Abortion legislation should provide for 'conscientious objections', doctors say

Health Minister Simon Harris speaking to the media at a Together for Yes billboard launch in Dublin, ahead of the referendum. Photo: Niall Carson/PA Wire

Josh Payne

DOCTORS have urged the Irish Government to ensure "adequate resources" are in place and those with "conscientious objections" are considered in new legislation following the abortion referendum.

The Irish Medical Organisation (IMO) released a statement outlining their desire for doctors with "conscientious objections" to also be kept in mind as the new laws are planned.

The referendum debate divided the healthcare profession in Ireland as many doctors were vociferous advocates for repealing the Eighth Amendment.

But some GPs said asking doctors to carry out abortions without reason being offered could not be described as healthcare, with over 120 signing an open letter expressing "serious concerns" about Health Minister Simon Harris's plan.

In a statement released on Monday by the IMO, doctors urged the Government to engage with them throughout the process in order for both supporters and opposers to the new legislation to be content with the final outcome.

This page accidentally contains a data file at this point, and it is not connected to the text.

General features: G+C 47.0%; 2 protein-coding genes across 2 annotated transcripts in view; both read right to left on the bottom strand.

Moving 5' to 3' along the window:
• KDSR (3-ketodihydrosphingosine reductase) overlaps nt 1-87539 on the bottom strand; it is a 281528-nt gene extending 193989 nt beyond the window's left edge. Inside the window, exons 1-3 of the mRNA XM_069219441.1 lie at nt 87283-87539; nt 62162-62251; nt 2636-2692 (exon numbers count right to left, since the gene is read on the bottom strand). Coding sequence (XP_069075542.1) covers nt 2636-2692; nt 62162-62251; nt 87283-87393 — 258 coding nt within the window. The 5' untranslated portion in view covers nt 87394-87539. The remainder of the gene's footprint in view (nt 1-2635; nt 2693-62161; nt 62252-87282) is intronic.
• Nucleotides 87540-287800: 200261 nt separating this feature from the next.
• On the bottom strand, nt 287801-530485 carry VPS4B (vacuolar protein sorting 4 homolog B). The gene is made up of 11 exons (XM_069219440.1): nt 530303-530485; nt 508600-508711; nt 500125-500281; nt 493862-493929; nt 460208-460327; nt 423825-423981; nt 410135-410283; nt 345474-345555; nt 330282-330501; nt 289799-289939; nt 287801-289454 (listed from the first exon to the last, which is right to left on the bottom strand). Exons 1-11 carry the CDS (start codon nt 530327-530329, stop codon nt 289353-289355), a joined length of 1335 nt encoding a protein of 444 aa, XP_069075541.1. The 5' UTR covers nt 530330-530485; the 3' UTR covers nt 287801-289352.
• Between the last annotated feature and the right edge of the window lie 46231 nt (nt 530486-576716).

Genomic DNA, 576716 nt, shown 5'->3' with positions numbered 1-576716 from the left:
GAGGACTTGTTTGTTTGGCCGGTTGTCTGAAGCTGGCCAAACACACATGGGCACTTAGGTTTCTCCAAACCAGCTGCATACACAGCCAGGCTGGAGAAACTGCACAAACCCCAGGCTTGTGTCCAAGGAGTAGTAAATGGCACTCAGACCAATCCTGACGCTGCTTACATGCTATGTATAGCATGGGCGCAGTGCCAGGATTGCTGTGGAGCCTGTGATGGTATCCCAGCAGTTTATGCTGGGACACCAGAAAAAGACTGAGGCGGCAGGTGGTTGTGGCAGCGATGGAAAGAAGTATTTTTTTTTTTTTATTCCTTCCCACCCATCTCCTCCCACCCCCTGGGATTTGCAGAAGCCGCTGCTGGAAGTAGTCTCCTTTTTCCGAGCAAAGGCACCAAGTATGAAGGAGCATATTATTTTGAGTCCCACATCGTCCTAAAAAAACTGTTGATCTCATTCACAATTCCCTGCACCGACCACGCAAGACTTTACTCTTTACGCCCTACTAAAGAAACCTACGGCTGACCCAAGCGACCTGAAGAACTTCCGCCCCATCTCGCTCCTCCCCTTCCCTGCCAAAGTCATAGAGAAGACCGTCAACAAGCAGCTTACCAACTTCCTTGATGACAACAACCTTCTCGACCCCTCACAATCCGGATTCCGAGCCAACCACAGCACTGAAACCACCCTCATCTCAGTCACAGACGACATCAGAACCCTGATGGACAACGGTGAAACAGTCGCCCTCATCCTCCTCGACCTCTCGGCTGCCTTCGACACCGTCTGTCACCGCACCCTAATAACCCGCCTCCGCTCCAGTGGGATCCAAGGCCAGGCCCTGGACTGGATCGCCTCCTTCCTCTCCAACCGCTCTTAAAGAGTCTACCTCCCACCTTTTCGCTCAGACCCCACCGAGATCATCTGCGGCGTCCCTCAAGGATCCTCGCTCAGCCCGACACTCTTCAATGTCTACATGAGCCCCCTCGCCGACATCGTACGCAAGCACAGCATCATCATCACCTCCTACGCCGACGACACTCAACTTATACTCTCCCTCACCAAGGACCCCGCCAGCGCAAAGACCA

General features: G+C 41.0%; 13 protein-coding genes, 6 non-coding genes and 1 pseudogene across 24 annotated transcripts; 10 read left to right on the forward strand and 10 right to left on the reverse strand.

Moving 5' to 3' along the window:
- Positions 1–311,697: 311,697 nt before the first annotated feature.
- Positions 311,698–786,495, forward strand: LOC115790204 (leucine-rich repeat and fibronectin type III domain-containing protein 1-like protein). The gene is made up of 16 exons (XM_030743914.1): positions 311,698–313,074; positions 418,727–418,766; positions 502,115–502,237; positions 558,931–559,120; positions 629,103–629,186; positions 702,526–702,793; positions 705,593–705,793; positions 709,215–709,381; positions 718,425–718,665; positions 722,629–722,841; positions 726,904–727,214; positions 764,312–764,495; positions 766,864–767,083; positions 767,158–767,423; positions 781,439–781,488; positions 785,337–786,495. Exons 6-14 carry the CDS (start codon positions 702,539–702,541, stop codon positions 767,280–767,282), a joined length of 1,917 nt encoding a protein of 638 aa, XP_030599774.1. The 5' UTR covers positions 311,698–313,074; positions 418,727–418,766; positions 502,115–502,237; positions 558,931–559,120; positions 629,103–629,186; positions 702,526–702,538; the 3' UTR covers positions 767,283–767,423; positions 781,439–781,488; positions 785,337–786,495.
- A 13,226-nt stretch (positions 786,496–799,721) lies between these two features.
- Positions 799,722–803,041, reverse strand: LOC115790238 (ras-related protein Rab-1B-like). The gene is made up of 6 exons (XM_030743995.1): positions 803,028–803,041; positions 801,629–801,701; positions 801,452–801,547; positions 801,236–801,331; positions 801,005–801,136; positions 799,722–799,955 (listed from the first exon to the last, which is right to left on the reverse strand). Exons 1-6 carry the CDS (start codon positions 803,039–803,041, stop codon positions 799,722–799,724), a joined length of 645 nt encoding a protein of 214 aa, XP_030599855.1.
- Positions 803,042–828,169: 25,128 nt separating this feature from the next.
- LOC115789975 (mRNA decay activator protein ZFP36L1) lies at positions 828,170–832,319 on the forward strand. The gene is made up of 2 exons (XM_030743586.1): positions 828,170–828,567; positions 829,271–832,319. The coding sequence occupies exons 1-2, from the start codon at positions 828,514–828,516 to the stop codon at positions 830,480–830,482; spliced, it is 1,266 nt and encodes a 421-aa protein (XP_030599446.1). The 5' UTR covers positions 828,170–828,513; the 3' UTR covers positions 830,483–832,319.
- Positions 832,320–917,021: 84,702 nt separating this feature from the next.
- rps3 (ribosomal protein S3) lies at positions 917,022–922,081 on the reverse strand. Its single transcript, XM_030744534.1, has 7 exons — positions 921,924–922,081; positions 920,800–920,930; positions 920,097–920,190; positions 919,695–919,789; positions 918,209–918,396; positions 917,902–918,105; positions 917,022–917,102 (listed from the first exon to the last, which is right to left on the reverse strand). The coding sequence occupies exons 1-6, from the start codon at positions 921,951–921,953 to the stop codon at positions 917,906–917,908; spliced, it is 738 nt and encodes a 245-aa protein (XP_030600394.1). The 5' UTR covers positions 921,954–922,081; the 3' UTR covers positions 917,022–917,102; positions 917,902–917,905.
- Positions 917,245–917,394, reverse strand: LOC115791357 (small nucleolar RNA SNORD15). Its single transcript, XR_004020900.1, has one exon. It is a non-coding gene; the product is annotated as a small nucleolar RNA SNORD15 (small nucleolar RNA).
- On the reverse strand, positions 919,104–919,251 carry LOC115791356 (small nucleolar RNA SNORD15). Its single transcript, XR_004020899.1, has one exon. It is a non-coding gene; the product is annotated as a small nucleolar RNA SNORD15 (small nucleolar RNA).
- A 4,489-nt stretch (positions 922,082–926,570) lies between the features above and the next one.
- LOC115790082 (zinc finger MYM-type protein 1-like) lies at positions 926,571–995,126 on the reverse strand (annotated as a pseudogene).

The statement read: "While the referendum campaign has now ended, this matter is not yet concluded. The focus must now shift to legislators and the legislative process within which a detailed legal framework to facilitate the outcome of the referendum must be created.

"The organisation expects that given the deeply held views which exist on this issue, any legislative proposals will create a regime which facilitates access to abortion services by women while also catering for medical professionals who have deeply held conscientious objections on this matter.

"The IMO expects the Government to engage with the organisation on both legislative planning and practical implementation in order to ensure that proper systems and adequate resources are in place to deal with the issues arising for the Health Service in both general practice and the acute hospital setting."